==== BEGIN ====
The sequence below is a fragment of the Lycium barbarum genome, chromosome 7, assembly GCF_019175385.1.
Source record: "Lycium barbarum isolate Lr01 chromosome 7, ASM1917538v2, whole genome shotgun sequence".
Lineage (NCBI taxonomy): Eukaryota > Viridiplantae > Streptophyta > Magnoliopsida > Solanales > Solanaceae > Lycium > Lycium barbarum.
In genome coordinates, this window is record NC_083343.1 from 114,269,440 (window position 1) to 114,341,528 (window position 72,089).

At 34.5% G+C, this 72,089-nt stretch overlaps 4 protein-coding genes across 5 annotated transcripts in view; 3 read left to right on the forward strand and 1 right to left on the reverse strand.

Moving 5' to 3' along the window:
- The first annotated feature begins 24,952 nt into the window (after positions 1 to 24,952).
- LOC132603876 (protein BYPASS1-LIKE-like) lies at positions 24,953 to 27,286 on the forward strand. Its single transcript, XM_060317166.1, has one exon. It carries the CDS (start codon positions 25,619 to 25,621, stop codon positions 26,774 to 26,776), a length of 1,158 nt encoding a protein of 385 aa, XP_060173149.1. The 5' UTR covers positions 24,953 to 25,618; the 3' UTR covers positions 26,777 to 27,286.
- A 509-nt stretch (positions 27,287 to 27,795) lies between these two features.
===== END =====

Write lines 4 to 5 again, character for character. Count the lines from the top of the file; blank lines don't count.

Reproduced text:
In genome coordinates, this window is record NC_083343.1 from 114,269,440 (window position 1) to 114,341,528 (window position 72,089).

At 34.5% G+C, this 72,089-nt stretch overlaps 4 protein-coding genes across 5 annotated transcripts in view; 3 read left to right on the forward strand and 1 right to left on the reverse strand.